While the story and the setting are all nicely done, there’s one glaring feature of the game that I just can’t forgive: the combat. Some games are just not meant for combat and The Sinking City is one of them. Wonky hit registration means that some shots don’t hit when they should—a very exhausting issue to deal with in a game where ammunition is so scarce. On top of that, there are several sections of the game where combat is forced upon the player. While I get the depth added by having Lovecraftian-styled creatures throughout the story, the forced combat and scarce ammunition mechanics make for an exhausting and sometimes aggravating experience, especially in later portions of the game.
Infested areas litter the city, promising supplies, and rewards for those willing to go in and kill the beasties within. The unfortunate thing is, the rewards are often so meager that it isn’t worth the aggravation that comes with trying to kill a horde of Wylebeasts (little octopus-like creatures that dodge away from you) and other baddies. Shooting is clunky, and the weapons all feel far too weak to be effective—with even the most basic enemies sometimes taking multiple shots from a shotgun in close range to kill. I’d have had a much better experience without the combat thrown in, or just with a more refined combat system.
The combat isn't the only muck that players will find around, though. The Sinking City also includes several underwater sections that players will need to navigate. In these sections, Reed is outfitted in a diving suit and forced to explore the depths of the ocean bed around the city in search of caves and other locations. While it does a nice job of helping to show off just how cut off the city is from everything—and how intricate the entire mystery here is—it’s also rather annoying to navigate. Each underwater section is rife with obstacles, including Lovecraftian inspired enemies that will attack if you get too close.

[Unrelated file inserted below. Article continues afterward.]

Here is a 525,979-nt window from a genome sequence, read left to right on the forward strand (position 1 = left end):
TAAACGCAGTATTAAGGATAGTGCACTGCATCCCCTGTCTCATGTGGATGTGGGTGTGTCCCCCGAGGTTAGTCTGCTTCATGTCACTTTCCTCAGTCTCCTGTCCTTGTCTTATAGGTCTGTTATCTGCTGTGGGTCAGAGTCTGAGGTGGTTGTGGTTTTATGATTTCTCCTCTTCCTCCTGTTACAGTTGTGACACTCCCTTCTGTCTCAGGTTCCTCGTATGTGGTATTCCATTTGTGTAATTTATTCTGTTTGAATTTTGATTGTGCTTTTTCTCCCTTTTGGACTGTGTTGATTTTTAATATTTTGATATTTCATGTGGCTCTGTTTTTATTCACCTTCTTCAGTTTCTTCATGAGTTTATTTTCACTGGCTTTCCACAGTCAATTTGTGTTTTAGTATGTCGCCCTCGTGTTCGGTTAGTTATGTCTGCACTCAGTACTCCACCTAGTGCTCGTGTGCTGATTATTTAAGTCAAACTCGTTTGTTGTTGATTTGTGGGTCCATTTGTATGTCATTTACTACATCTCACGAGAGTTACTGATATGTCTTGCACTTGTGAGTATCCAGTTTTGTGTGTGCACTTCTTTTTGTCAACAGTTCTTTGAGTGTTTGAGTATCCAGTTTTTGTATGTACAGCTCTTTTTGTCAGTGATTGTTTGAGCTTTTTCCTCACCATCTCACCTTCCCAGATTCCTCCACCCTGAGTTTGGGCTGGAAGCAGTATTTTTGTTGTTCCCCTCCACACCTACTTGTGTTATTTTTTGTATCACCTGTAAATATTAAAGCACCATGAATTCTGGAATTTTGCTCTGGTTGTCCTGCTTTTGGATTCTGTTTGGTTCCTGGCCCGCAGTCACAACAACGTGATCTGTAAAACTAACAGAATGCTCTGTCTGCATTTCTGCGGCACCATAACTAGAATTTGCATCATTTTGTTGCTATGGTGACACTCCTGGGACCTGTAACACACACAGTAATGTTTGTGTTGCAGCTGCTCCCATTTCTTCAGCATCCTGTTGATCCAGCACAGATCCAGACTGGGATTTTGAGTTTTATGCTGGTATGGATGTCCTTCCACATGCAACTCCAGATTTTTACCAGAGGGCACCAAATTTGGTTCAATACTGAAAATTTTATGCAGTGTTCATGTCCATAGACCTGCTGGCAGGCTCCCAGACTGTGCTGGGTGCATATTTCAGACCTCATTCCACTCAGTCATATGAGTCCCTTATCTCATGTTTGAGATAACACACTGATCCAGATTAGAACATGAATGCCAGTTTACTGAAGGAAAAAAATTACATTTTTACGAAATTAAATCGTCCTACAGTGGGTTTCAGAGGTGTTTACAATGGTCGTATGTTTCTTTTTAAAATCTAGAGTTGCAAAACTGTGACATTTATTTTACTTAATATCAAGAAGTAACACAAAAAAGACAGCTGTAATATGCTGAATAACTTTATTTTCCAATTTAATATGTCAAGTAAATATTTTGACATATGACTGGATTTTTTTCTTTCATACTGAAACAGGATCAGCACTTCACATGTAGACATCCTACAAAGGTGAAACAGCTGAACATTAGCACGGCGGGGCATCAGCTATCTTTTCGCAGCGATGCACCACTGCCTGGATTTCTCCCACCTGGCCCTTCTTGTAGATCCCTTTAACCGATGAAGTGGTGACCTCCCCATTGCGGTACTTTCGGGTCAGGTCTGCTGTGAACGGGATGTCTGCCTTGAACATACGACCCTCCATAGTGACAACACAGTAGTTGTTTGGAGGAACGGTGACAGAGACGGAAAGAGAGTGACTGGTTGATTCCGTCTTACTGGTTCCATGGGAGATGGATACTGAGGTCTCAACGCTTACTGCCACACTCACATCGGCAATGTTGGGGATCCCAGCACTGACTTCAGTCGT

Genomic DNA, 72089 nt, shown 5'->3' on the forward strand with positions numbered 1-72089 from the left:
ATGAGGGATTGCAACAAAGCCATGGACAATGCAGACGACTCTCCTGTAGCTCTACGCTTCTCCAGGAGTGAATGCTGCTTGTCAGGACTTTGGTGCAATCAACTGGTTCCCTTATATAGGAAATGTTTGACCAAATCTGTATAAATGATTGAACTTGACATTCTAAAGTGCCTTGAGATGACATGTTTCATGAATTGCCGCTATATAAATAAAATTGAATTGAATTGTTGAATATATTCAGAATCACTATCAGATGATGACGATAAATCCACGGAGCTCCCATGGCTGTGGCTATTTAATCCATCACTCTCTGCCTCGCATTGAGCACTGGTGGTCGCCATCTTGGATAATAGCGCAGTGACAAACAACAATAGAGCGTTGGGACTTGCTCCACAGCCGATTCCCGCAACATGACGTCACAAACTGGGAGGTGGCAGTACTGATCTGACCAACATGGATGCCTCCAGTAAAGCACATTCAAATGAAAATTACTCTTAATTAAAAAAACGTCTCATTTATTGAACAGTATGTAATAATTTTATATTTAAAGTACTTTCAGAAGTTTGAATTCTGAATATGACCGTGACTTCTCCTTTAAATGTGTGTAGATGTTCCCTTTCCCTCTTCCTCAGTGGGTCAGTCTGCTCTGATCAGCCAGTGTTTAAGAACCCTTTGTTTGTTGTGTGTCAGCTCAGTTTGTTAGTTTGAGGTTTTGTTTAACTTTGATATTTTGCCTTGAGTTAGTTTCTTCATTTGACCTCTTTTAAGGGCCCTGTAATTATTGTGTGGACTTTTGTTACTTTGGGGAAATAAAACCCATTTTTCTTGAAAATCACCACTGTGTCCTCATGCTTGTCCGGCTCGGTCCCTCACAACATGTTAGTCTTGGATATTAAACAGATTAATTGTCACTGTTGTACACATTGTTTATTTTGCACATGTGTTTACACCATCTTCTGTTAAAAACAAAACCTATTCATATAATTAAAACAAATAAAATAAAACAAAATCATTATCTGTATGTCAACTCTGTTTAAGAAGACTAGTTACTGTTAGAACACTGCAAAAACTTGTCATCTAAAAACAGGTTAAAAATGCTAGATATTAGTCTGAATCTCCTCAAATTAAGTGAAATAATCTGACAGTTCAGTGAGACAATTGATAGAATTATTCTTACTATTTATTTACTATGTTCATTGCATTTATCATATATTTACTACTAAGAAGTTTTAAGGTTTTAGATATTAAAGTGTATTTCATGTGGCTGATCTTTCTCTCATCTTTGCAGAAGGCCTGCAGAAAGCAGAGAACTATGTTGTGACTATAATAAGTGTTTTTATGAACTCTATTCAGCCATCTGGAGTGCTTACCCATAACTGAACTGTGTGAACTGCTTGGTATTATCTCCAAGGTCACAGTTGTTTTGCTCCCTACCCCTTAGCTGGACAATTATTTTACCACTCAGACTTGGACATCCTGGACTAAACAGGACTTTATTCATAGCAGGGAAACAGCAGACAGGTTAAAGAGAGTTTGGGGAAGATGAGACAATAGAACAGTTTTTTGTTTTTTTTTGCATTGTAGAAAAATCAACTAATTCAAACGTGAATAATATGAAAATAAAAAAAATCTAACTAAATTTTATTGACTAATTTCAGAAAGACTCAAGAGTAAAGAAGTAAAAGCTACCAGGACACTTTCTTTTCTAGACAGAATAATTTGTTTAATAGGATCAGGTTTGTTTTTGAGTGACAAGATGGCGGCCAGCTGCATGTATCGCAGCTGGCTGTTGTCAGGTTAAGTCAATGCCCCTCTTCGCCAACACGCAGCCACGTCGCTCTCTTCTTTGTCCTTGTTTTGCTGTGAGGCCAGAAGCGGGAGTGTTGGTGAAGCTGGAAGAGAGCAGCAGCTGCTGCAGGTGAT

Reed is equipped with a Harpoon Gun and a Flare Gun, both of which are basically useless against the creatures that you encounter underwater. In most cases, I found myself simply having to run forward while holding down E to repressurize my suit (which acts as your health in this case). It was a very annoying thing to deal with, and the game really felt like it could have done without those underwater sections at all, had it not been for the massive Lovecraftian creatures that you could just make out along the edge of each section. Each dive trip also included the exact same loading screen/cutscene for diving and surfacing, which felt out of place as not every location was the same as that first one that players explored.
Aside from the issues above the game handles itself fairly well for the most part. The Fast Travel system is handy, allowing you to get around easily, and the basic movement systems like walking, running, and even using the boats in flooded portions of the city feels smooth enough. I was a very big fan of the way that the game has you use resources like the police station, library, and even City Hall to look up records, reports, and other things along your journey. This made the entire private eye process feel more realistic and really helped to get the player into the role of Charles Reed.
Embrace the insanity
While The Sinking City is far from perfect, Frogwares has done a great job of bringing their unique Sherlock Holmes formula to a new home. The Lovecraftian-inspired setting is dark, dangerous, and a thrill to explore. While combat is clunky and forced a bit too much at times, the setting and story are more than enough to make up for it. Choices feel weighty and consequences feel real as you explore the city and grow closer to the darkness brewing beneath Oakmont.
The Sinking City feels like a mystery novel brought to life within a video game. The developers have captured that feeling of intrigue and danger perfectly. Sure, there are some rough bits attached to the entire ordeal, but overall Frogwares’ latest title is a fun romp through a dark and dangerous world that’s rife with problems for players to solve. If you’ve ever been a fan of Lovecraftian horror or just mystery stories in general, The Sinking City is one stop you’ll want to make a little time for on your trip down the rabbit hole.
This review is based off a PC copy of the game provided by the publisher. The Sinking City will be available on June 27 for PC, Nintendo Switch, Xbox One, and PlayStation 4.
The Sinking City
- Dark Lovecraftian setting
- Choices feel weighty and come with consequences.
- Mind Palace makes mapping out crimes and events enjoyable.
- Good variety of cases and missions.
- Combat is clunky and feels too forced at times.
- Underwater sections are frustrating and lackluster.
- Some cutscenes/loading scenes feel out of place.
Josh Hawkins posted a new article, The Sinking City review: Rough around the edges
Well this is way more encouraging than the 3/10 gamespot score (which looks like clickbait to me). Did you in fact finish the game? I can't tell from the review
Yeah. I completed the game and several of the side missions.